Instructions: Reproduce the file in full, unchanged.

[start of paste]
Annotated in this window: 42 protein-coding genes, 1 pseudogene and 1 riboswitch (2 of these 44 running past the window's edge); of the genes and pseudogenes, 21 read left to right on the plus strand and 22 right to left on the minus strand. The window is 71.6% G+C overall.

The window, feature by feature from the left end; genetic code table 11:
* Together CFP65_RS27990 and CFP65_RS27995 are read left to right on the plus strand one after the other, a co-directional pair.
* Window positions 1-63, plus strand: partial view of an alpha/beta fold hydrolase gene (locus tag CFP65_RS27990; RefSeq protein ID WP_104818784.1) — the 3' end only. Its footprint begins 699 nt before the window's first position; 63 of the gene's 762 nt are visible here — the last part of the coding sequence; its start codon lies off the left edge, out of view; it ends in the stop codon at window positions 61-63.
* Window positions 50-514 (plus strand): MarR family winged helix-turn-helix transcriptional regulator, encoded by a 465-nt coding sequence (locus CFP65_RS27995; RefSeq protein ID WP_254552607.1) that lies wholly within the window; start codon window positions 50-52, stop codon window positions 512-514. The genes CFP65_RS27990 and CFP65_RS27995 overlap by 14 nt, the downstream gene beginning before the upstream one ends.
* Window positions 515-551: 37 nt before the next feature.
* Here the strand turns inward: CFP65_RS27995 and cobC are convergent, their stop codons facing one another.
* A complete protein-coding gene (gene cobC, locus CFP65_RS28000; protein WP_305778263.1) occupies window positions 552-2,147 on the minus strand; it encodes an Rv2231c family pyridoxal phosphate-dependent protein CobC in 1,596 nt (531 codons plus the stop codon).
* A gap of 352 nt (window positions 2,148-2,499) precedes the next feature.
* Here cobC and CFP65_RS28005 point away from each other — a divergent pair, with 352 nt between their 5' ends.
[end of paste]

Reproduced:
Annotated in this window: 42 protein-coding genes, 1 pseudogene and 1 riboswitch (2 of these 44 running past the window's edge); of the genes and pseudogenes, 21 read left to right on the plus strand and 22 right to left on the minus strand. The window is 71.6% G+C overall.

The window, feature by feature from the left end; genetic code table 11:
* Together CFP65_RS27990 and CFP65_RS27995 are read left to right on the plus strand one after the other, a co-directional pair.
* Window positions 1-63, plus strand: partial view of an alpha/beta fold hydrolase gene (locus tag CFP65_RS27990; RefSeq protein ID WP_104818784.1) — the 3' end only. Its footprint begins 699 nt before the window's first position; 63 of the gene's 762 nt are visible here — the last part of the coding sequence; its start codon lies off the left edge, out of view; it ends in the stop codon at window positions 61-63.
* Window positions 50-514 (plus strand): MarR family winged helix-turn-helix transcriptional regulator, encoded by a 465-nt coding sequence (locus CFP65_RS27995; RefSeq protein ID WP_254552607.1) that lies wholly within the window; start codon window positions 50-52, stop codon window positions 512-514. The genes CFP65_RS27990 and CFP65_RS27995 overlap by 14 nt, the downstream gene beginning before the upstream one ends.
* Window positions 515-551: 37 nt before the next feature.
* Here the strand turns inward: CFP65_RS27995 and cobC are convergent, their stop codons facing one another.
* A complete protein-coding gene (gene cobC, locus CFP65_RS28000; protein WP_305778263.1) occupies window positions 552-2,147 on the minus strand; it encodes an Rv2231c family pyridoxal phosphate-dependent protein CobC in 1,596 nt (531 codons plus the stop codon).
* A gap of 352 nt (window positions 2,148-2,499) precedes the next feature.
* Here cobC and CFP65_RS28005 point away from each other — a divergent pair, with 352 nt between their 5' ends.